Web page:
The Packers season began with a 53-0 “walloping” of the North End Athletic Club from Menominee and shutouts became the standard for the remaining games. A 63-0 defeat of the Marinette Northerners followed with the “aerial” route responsible for most of Green Bay’s scores.
At the end of September, the visiting New London team succumbed to “the onslaughts of the packing plant crew although they had plenty of fight,” and the Packers won 54-0.
The crack Company C. football eleven of Sheboygan visited the following Sunday, only to meet the same fate with an 87-0 rout. The visitors “made a nice appearance in their new uniforms, but that was all. The soldiers could not check Green Bay’s varied attack and aside from a couple of spasmodic rushes, the offensive work was smashed to smithereens.”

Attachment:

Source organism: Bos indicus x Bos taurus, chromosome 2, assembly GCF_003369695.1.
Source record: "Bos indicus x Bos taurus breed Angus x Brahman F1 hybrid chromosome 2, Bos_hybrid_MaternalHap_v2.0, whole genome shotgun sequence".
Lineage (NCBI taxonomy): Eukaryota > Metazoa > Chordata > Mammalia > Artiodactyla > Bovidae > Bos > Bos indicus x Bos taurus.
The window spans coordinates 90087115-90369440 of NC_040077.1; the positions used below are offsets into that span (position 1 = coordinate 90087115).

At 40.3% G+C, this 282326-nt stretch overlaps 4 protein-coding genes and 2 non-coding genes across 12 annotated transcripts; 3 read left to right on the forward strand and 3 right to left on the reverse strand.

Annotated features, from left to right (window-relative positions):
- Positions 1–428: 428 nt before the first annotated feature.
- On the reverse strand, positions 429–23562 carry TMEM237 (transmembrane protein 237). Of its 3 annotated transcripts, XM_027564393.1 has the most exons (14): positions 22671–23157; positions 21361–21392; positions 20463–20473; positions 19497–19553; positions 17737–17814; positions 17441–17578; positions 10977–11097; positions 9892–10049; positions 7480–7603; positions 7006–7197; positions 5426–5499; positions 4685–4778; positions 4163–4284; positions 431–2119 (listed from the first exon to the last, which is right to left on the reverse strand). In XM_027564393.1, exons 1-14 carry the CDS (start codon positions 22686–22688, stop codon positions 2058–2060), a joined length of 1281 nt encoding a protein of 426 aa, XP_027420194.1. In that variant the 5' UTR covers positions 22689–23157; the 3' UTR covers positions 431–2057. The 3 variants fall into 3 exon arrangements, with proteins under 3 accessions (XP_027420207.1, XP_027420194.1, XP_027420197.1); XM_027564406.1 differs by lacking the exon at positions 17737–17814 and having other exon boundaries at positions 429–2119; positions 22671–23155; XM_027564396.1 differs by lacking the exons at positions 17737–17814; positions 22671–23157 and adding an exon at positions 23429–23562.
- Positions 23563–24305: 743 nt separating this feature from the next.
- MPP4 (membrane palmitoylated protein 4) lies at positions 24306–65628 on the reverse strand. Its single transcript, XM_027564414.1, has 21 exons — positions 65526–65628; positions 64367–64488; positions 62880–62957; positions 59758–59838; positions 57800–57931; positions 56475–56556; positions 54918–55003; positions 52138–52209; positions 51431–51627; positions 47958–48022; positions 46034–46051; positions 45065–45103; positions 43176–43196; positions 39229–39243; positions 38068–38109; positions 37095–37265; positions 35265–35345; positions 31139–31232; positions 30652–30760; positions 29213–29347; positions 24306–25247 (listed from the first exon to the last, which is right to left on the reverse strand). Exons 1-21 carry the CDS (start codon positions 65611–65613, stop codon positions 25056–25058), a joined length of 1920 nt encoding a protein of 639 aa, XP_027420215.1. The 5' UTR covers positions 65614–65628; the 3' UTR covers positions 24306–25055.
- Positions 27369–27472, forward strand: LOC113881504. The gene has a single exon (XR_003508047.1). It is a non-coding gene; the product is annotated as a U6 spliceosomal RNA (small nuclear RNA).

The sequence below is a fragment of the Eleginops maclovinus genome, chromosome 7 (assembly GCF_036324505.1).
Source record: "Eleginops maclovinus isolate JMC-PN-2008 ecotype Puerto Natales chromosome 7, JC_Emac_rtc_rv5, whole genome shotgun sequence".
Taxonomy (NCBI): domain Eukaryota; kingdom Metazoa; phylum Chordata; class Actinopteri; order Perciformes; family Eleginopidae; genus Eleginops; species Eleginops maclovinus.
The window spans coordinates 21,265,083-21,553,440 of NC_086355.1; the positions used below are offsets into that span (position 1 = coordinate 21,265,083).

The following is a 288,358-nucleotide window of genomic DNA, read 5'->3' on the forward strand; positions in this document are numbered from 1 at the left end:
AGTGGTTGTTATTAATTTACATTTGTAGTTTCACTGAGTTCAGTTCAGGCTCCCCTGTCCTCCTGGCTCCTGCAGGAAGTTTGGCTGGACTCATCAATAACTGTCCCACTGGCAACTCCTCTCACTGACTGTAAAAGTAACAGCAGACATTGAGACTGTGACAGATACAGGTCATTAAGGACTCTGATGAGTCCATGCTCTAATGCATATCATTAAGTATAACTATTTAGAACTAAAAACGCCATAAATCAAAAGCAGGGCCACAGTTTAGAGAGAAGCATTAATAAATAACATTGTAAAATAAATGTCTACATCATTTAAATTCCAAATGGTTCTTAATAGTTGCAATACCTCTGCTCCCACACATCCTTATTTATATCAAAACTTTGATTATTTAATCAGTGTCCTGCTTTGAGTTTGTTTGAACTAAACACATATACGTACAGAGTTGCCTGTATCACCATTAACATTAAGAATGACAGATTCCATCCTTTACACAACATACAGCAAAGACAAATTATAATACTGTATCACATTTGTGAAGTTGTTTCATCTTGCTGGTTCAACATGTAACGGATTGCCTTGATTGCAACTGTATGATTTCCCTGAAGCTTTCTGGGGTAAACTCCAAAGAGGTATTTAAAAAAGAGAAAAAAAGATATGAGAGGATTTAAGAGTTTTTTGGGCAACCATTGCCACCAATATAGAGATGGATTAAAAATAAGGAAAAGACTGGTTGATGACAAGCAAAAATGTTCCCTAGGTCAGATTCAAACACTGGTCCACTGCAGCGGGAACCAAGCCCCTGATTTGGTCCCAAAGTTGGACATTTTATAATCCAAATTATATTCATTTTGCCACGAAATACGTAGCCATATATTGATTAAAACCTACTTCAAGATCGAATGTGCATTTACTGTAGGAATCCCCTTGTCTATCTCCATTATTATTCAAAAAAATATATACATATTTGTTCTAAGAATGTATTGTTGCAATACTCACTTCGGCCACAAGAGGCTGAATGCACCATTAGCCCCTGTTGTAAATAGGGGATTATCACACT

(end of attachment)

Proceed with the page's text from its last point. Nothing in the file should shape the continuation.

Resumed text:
The next game saw the previous year’s Wisconsin champions the Racine City Iroquois visit. Against stiff opposition, the Packers had to resort to the aerial route when grinding it out on the ground was the standard football game plan of the era. Almost all their touchdowns were the result of forward passes. The first points given up by Green Bay came in the third quarter when the visitors gambled on a fourth down, but the Packers still won 76-6.
The following Sunday saw the Packers travel to Ishpeming, Michigan to compete with the Ruepping Leather Company team of Fond du Lac. The Packers had to overcome their opponents and the local head linesman who was enthusiastic in calling offside and holding penalties against Green Bay, particularly when Captain Lambeau’s team was inside their opponents 35. The Packers played before their largest crowd to date as more than 3,000 fans saw Green Bay triumph 33-0.
Their next game was back in Green Bay against the Oshkosh Professionals, who met the usual aerial assault as the Packers put up 27 points before halftime and then exploded with 58 points in the second half for the 85-0 win.